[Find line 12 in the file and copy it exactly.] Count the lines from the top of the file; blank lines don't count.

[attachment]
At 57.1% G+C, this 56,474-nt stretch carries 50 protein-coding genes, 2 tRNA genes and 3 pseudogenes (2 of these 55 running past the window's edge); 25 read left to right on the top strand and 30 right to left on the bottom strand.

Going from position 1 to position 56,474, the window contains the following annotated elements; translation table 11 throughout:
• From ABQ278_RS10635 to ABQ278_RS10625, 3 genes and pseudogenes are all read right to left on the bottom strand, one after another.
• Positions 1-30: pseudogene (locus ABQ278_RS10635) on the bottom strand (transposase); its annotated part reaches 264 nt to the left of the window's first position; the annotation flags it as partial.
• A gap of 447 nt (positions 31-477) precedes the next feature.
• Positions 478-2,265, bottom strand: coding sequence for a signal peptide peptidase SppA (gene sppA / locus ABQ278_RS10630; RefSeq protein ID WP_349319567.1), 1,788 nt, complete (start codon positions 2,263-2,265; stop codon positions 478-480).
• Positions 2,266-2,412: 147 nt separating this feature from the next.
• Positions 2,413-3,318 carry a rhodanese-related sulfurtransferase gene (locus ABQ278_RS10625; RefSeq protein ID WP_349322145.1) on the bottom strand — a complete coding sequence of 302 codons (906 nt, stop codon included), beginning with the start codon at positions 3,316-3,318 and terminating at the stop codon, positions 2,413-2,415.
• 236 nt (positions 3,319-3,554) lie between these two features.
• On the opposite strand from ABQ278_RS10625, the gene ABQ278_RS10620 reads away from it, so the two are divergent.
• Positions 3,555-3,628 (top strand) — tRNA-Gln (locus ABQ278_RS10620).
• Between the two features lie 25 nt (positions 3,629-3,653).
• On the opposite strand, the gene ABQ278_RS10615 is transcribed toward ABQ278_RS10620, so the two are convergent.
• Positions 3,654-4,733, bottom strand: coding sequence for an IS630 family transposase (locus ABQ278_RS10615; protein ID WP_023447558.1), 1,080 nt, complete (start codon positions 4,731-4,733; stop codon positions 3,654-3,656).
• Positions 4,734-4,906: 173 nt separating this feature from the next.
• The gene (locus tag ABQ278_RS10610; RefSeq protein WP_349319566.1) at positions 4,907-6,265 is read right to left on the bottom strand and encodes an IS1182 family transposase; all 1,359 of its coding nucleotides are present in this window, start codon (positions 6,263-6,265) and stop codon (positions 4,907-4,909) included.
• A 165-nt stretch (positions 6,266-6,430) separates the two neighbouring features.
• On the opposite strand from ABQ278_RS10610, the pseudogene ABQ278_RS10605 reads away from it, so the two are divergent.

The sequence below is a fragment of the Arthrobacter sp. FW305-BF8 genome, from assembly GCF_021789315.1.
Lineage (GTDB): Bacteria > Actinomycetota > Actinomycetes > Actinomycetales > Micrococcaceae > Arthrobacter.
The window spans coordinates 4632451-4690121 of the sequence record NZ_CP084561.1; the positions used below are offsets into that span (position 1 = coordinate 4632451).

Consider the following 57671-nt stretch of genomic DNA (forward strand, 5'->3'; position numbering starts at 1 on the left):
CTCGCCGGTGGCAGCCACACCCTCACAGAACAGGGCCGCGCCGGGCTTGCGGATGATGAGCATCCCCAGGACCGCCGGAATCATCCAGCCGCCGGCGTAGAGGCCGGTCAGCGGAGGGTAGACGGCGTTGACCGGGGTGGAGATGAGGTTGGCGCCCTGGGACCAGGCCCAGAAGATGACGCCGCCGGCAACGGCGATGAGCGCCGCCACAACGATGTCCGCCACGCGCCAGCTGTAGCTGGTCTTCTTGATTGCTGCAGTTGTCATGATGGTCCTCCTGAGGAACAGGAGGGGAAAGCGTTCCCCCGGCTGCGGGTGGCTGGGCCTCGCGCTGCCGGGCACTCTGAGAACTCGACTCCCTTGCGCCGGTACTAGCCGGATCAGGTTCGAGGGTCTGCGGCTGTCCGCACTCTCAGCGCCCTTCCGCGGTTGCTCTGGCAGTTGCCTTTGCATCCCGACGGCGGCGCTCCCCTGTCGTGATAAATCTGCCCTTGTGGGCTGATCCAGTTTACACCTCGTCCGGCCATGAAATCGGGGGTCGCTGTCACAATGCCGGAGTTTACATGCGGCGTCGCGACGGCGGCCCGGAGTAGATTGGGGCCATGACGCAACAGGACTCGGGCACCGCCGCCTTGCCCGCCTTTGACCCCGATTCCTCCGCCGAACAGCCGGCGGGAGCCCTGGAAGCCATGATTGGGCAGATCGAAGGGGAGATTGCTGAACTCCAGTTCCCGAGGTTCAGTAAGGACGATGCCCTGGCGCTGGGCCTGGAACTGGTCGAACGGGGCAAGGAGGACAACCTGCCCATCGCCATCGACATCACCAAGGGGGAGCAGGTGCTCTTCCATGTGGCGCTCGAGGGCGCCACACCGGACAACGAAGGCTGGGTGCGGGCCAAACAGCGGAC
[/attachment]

• Between the two features lie 25 nt (positions 3,629-3,653).